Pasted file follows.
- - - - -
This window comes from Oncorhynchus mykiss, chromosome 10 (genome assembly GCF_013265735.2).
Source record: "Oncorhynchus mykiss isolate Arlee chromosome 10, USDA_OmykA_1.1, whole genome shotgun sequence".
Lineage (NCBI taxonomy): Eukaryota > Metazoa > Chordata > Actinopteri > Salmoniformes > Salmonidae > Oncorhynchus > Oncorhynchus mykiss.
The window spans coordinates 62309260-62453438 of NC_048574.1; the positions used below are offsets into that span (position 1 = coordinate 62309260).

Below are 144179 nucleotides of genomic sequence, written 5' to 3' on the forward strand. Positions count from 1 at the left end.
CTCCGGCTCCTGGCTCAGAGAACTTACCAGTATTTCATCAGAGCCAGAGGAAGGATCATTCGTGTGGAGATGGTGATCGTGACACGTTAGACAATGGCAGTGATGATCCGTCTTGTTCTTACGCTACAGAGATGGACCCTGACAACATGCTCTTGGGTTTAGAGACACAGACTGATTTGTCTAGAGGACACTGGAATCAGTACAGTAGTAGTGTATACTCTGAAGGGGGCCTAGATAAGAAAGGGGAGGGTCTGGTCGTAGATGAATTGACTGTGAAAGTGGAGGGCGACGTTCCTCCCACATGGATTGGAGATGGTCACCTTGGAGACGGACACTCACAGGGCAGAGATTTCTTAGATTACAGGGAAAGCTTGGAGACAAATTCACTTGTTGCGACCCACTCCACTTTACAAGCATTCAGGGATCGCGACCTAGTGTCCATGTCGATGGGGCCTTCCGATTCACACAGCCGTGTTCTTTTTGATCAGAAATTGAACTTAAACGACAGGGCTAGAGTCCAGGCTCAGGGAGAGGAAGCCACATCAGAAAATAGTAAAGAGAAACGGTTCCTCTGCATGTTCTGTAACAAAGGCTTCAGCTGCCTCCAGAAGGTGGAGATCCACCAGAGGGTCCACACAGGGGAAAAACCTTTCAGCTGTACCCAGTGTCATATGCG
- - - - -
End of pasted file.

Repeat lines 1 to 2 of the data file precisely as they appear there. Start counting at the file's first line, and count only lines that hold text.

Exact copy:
This window comes from Oncorhynchus mykiss, chromosome 10 (genome assembly GCF_013265735.2).
Source record: "Oncorhynchus mykiss isolate Arlee chromosome 10, USDA_OmykA_1.1, whole genome shotgun sequence".